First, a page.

"... the Driver’s Privacy Protection Act (DPPA), makes it illegal for the general public, including the media, to obtain, publish or confirm personal information about you from the state motor vehicle database. The law does provide exceptions for certain entities, such as courts and police. Texas law provides additional protection under the Motor Vehicle Records Disclosure Act, and the Public Information Act (Section 552.130)."

Personally, I don't believe that Florida (and other states) should sell drivers personal information to information brokers, regardless of the uses claimed by the data brokers. It effectively, makes the data publicly available to everyone, "permitted uses" or not.

The states' DPPA disclosures which I have read are often long, difficult to read, and at times confusing. The information could be presented far better with pages containing separate summaries, instructions, and forms for each target audience (e.g., individuals/residents, companies, state/local agencies, law enforcement/courts, etc.). When there are additional state laws providing broader protections, you almost have to be an attorney in order to reconcile the multiple laws to understand exactly what is protected and sold.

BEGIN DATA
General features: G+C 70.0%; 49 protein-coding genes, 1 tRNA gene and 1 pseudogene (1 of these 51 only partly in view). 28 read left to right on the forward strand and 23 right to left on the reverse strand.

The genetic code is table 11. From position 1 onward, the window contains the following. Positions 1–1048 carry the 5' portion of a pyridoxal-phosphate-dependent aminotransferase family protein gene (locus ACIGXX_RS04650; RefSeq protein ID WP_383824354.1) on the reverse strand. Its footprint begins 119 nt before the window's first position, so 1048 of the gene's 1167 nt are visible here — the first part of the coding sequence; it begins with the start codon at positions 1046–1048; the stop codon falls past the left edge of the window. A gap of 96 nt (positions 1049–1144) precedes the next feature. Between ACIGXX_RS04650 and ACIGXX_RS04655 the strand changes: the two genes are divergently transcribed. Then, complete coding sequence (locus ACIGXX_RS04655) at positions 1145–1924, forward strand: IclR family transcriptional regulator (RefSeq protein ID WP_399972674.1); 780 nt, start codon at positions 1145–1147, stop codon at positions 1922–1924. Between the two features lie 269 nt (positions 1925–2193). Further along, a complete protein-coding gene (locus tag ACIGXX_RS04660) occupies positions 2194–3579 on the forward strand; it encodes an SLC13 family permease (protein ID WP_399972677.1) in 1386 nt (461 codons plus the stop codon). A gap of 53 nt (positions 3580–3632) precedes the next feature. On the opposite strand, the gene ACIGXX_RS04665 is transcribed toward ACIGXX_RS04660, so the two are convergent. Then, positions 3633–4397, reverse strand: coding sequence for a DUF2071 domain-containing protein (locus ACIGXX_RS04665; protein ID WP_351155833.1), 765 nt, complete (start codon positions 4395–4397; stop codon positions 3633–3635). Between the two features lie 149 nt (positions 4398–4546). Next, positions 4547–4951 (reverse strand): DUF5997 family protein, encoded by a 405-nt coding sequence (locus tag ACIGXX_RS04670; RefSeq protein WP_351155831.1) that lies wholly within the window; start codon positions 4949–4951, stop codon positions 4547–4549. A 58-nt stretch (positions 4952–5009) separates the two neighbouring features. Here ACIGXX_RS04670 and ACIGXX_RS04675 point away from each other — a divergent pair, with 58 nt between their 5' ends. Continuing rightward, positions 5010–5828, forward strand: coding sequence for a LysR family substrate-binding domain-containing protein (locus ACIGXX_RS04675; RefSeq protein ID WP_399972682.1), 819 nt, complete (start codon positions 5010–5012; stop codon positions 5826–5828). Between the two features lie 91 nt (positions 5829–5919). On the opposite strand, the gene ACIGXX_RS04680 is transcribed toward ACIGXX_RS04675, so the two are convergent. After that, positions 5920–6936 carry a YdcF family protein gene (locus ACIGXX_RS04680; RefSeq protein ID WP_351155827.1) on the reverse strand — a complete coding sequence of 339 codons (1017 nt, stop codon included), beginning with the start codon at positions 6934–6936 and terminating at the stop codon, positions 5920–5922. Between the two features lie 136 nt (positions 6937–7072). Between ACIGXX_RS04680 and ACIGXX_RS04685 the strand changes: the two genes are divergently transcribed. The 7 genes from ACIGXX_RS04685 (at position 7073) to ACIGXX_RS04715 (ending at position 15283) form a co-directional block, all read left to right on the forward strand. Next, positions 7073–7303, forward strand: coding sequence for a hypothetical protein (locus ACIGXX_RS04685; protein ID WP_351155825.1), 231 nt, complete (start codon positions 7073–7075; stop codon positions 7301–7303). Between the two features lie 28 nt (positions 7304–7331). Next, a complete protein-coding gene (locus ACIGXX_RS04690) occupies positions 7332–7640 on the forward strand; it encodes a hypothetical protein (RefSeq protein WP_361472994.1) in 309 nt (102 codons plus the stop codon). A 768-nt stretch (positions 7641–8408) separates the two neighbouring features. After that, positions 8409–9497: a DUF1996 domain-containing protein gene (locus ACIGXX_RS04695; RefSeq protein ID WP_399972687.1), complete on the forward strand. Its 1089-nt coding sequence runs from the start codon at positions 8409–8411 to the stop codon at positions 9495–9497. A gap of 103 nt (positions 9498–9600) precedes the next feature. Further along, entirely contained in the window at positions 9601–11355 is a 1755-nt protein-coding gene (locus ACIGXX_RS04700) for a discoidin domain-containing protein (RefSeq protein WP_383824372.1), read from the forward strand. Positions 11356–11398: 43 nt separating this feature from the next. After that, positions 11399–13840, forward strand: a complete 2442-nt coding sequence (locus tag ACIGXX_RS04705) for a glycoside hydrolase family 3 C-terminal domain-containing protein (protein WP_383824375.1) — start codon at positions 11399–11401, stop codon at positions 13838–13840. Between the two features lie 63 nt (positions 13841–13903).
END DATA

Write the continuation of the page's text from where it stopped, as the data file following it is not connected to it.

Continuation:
Kudos to News Channel 5 in Tampa for the good investigative journalism.

What is your opinion? Should states sell drivers personal information? Is the price Florida charged too low?


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Jean Paul

Those companies that publish this information are nothing different than NAZI's. They ruin people's lives, have no accountability for their records, and make millions profiteering from others personal information that puts them at high risk.

We are sick society to allow these people to get away with it. Just shameless!

Dale Harp

Who are the people... lining their pockets, with open violations of disclosing the public's personal and private information? Who is responsible for the trust? Who should be held accountable?

Its about time for hard working Americans to take a stand, and kick some tender asses out and away from our private information !!

pissed in Texas


Thanks for the comment. What I found infuriating was the extremely low price. $ .01 per record is essentially free = corporate welfare. I am sure that this is happening in other states.